The Center for the Study of the Public Domain at Duke Law has an interesting article about why there are no authors/books entering the public domain this year in the United States. In short:
“Once again, we will have nothing to celebrate this January 1st. Not a single published work is entering the public domain this year. Or next year, or the year after that. In fact, in the United States, no publication will enter the public domain until 2019….When the first copyright law was written in the United States, copyright lasted 14 years, renewable for another 14 years if the author wished. Jefferson or Madison could look at the books written by their contemporaries and confidently expect them to be in the public domain within a decade or two. Now? In the United States, as in most of the world, copyright lasts for the author’s lifetime, plus another 70 years. And we’ve changed the law so that every creative work is automatically copyrighted, even if the author does nothing. What do these laws mean to you? As you can read in our analysis here, they impose great (and in many cases entirely unnecessary) costs on creativity, on libraries and archives, on education and on scholarship. More broadly, they impose costs on our entire collective culture.”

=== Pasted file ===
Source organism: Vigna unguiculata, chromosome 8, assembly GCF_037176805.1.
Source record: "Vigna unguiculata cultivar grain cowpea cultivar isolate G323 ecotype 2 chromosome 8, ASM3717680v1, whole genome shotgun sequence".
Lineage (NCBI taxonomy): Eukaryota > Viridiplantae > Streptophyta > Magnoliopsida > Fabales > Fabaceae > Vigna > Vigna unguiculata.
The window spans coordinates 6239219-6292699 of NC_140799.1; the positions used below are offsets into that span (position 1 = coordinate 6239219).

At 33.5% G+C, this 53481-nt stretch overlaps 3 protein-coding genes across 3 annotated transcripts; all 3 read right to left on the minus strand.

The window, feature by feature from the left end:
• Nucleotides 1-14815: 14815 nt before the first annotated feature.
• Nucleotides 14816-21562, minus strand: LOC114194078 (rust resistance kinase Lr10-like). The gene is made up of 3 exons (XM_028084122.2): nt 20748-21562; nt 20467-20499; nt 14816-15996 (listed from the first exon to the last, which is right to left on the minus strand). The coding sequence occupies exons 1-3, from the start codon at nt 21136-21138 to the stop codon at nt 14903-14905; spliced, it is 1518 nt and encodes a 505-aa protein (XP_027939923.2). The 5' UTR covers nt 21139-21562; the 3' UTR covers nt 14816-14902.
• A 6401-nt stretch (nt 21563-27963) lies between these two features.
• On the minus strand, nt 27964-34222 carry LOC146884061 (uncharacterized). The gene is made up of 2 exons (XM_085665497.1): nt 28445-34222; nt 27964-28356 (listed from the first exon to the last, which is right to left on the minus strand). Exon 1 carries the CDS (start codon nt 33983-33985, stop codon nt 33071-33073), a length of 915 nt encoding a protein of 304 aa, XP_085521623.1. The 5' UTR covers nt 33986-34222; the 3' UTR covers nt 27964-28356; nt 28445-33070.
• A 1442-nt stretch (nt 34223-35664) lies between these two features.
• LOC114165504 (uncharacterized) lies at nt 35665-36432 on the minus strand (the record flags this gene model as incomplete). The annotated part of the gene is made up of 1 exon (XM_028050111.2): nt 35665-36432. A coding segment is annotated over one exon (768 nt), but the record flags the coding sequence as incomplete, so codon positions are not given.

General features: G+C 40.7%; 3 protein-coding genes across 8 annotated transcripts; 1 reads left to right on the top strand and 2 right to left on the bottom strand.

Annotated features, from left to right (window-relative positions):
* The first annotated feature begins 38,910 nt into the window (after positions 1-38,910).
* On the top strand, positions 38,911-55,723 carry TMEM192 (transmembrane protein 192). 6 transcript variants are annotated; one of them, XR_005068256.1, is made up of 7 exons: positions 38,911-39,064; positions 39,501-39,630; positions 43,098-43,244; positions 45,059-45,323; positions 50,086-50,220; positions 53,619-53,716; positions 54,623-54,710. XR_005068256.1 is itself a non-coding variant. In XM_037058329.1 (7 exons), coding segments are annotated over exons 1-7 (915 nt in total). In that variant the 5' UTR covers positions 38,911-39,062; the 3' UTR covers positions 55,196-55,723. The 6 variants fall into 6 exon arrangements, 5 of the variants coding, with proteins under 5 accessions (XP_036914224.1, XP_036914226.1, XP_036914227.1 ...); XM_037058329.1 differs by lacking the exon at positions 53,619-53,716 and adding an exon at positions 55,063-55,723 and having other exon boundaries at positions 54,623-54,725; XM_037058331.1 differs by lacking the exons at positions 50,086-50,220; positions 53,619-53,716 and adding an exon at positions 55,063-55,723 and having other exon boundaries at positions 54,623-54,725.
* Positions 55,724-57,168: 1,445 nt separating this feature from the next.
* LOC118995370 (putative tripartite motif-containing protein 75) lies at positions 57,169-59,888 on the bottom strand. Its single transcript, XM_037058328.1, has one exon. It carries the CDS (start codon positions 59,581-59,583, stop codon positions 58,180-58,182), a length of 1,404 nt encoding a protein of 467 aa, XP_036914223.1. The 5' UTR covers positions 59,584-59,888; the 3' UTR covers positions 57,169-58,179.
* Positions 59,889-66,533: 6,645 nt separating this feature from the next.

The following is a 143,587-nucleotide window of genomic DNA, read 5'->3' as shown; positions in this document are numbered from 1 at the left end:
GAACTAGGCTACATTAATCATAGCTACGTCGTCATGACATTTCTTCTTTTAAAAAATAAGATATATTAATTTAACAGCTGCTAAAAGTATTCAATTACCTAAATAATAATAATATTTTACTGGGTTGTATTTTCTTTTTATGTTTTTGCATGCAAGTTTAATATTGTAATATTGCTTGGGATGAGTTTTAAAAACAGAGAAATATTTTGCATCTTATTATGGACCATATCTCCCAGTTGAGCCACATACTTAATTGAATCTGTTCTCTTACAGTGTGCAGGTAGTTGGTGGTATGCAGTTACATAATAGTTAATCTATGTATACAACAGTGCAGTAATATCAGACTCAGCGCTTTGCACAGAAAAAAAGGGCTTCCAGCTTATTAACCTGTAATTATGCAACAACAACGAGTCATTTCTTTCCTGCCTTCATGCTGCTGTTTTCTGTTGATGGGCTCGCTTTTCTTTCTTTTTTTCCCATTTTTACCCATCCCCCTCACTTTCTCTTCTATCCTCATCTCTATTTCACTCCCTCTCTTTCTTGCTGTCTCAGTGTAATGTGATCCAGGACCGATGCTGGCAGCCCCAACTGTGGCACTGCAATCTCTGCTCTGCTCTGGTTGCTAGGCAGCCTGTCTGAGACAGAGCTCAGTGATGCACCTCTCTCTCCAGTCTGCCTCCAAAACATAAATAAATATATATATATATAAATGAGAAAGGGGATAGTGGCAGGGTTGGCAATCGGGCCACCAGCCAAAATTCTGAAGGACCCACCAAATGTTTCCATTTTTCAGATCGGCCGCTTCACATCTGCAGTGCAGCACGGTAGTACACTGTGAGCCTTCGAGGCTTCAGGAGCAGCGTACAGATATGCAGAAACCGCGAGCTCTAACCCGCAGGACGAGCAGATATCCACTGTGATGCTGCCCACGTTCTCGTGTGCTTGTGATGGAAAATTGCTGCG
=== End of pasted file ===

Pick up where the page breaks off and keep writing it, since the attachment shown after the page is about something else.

The idea isn’t to destroy copyright entirely; that would be detrimental to working authors. But why shouldn’t Virginia Woolf’s works be available this year, or Rebel Without a Cause? If artistic works such as these could be more easily used in schools and libraries and in other works of art, isn’t that a good thing? I’d be okay with waiting until an artist/author/copyright owner is dead, but 70 years after? There needs to be some compromise.